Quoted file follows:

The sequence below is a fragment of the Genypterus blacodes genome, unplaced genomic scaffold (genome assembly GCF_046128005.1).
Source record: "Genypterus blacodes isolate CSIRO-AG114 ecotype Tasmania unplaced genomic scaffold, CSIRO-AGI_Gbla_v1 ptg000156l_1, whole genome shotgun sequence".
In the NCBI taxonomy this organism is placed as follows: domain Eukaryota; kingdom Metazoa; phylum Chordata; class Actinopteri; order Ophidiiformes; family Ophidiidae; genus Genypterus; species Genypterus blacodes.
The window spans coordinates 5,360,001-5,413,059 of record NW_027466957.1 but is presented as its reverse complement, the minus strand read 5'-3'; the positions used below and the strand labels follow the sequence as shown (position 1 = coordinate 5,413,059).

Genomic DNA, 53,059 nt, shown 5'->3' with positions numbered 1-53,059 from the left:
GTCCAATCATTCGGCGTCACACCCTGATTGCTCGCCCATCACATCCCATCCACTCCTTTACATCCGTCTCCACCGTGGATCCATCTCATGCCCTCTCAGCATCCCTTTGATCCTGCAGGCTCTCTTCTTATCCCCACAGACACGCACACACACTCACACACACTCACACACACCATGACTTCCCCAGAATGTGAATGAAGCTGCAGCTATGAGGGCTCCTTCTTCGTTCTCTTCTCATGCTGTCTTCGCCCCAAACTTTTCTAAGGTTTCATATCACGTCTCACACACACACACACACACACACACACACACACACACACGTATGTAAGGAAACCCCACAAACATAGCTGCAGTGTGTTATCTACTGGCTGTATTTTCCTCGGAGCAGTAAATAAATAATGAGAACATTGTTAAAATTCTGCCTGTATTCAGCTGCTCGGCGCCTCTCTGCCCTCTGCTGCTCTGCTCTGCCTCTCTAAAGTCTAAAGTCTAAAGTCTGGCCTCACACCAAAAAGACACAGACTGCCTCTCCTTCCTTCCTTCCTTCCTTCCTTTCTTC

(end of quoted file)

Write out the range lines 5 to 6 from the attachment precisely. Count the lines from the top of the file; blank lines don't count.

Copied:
Genomic DNA, 53,059 nt, shown 5'->3' with positions numbered 1-53,059 from the left:
GTCCAATCATTCGGCGTCACACCCTGATTGCTCGCCCATCACATCCCATCCACTCCTTTACATCCGTCTCCACCGTGGATCCATCTCATGCCCTCTCAGCATCCCTTTGATCCTGCAGGCTCTCTTCTTATCCCCACAGACACGCACACACACTCACACACACTCACACACACCATGACTTCCCCAGAATGTGAATGAAGCTGCAGCTATGAGGGCTCCTTCTTCGTTCTCTTCTCATGCTGTCTTCGCCCCAAACTTTTCTAAGGTTTCATATCACGTCTCACACACACACACACACACACACACACACACACACACACGTATGTAAGGAAACCCCACAAACATAGCTGCAGTGTGTTATCTACTGGCTGTATTTTCCTCGGAGCAGTAAATAAATAATGAGAACATTGTTAAAATTCTGCCTGTATTCAGCTGCTCGGCGCCTCTCTGCCCTCTGCTGCTCTGCTCTGCCTCTCTAAAGTCTAAAGTCTAAAGTCTGGCCTCACACCAAAAAGACACAGACTGCCTCTCCTTCCTTCCTTCCTTCCTTCCTTTCTTC